Financial Services Blog

In the first blog in this series, we looked at the challenges facing financial institutions as they seek to identify and mitigate cases of Card Not Present (CNP) fraud.   As we noted, high performance fraud management is closely tied to the development of the right capabilities, accompanied by careful execution.  A multi-discipline approach to fraud management can help institutions make better use of available data.   

There are typically four types of fraud operating models: 

  1. Diversified.  In a diversified model, fraud management is siloed within each business unit as there are few common customers, suppliers, or ways of doing business.  Our experience with leading companies is that they are more likely to share fraud intelligence and preferred practices with other business units. This model is often seen in e-commerce businesses which have rapidly extended their ecosystem across products and services. 
  2. Coordinated. In a coordinated operating model, fraud technology and core capabilities such as analytics and operations are integrated but there is little standardization of fraud management. The benefits include shared investment costs, services and capabilities. However, business units are autonomous, often creating siloed fraud management teams delivering unique fraud services. This model is often seen among banks and merchants where regions, specific channels or product and/or service offerings are autonomous. 
  3. Replicated.  In this model, fraud is managed by business units who are responsible for implementing a set of standards developed by a central fraud function. In a replicated model, success is dependent on efficient, repeatable processes and central innovation.  Due to the prevalence of legacy systems, this is often the default position for banks and merchants. 
  4. Unified.  The unified model integrates fraud management across the enterprise around a standardized set of processes. These increase efficiencies and customer services by presenting integrated data and driving fraud risk out of business processes.  The unified model is in our view the gold standard, sought by organizations with a collaborative culture.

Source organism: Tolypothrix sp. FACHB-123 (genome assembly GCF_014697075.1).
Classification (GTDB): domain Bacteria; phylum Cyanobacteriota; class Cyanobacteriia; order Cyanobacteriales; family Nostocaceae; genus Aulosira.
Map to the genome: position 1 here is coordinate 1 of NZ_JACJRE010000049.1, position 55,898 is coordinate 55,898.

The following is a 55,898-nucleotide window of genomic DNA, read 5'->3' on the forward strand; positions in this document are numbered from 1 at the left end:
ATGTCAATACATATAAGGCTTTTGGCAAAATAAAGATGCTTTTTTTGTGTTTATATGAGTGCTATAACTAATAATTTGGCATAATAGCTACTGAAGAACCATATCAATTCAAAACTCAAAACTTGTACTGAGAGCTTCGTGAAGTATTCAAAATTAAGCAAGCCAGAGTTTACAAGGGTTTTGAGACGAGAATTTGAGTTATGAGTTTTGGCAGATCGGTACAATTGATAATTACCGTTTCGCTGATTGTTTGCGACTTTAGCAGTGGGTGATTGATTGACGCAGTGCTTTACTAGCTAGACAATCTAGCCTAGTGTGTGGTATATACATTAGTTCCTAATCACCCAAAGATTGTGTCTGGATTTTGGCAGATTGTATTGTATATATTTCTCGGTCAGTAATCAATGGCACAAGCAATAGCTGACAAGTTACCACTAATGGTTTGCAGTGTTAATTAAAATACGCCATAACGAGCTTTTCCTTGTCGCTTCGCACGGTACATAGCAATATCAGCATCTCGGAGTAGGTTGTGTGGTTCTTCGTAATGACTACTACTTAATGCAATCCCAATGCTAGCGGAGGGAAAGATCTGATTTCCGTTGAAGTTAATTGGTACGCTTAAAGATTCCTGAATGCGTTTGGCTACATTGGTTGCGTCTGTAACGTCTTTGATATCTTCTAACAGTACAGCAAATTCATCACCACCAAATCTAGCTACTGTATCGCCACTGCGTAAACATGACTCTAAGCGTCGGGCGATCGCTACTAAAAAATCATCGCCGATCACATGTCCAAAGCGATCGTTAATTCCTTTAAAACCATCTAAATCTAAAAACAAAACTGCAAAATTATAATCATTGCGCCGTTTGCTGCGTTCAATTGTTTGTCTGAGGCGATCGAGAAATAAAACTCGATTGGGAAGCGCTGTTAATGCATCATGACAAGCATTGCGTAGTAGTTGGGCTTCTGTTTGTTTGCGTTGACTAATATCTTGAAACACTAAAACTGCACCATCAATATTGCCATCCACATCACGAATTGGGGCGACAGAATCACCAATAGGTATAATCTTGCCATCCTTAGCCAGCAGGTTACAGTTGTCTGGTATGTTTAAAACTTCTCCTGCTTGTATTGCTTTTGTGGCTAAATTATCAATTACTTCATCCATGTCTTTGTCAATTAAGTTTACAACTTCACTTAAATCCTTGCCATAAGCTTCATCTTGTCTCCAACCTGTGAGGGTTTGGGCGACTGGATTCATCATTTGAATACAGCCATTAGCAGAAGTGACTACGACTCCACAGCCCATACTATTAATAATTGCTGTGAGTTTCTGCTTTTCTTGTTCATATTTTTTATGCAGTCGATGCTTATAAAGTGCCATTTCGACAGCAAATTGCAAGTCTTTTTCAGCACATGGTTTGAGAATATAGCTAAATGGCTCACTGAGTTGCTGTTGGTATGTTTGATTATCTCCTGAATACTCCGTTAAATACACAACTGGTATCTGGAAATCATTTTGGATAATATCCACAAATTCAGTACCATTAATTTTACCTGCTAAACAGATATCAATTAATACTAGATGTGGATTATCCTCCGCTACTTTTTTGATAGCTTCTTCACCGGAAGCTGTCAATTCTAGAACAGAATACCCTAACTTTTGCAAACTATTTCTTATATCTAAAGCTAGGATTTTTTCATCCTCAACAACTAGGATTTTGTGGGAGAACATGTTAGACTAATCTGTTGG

Organizations considering adopting or changing operating models should be asking questions including:   

  • What are our business objectives? 
  • What is the measure of success? 
  • Which of our activities impact other organizational units? 
  • Which other organizational units impact our activities?  
  • Which activities could help enhance our customer experiences? 
  • Which organizational units should have accountability for which activities?  
  • Are we using shared services, centres of excellence, joint ventures and/or partnerships and outsourcing appropriately? 
  • In which specific location should each activity be performed? 
  • Where is decision-making and governance currently not sufficiently effective? 
  • Where are there worthwhile opportunities to improve measurement and performance? 
  • Which capabilities are currently not fit for purpose?  
  • How, specifically, should our capabilities (technology, analytics, training, recruiting, processes, etc.) be improved? 
  • Which activities will have fixed or variable costs and how will these be identified and managed? 

In the next blog in this series, we will look at authentication, another key element in fraud management best practice.

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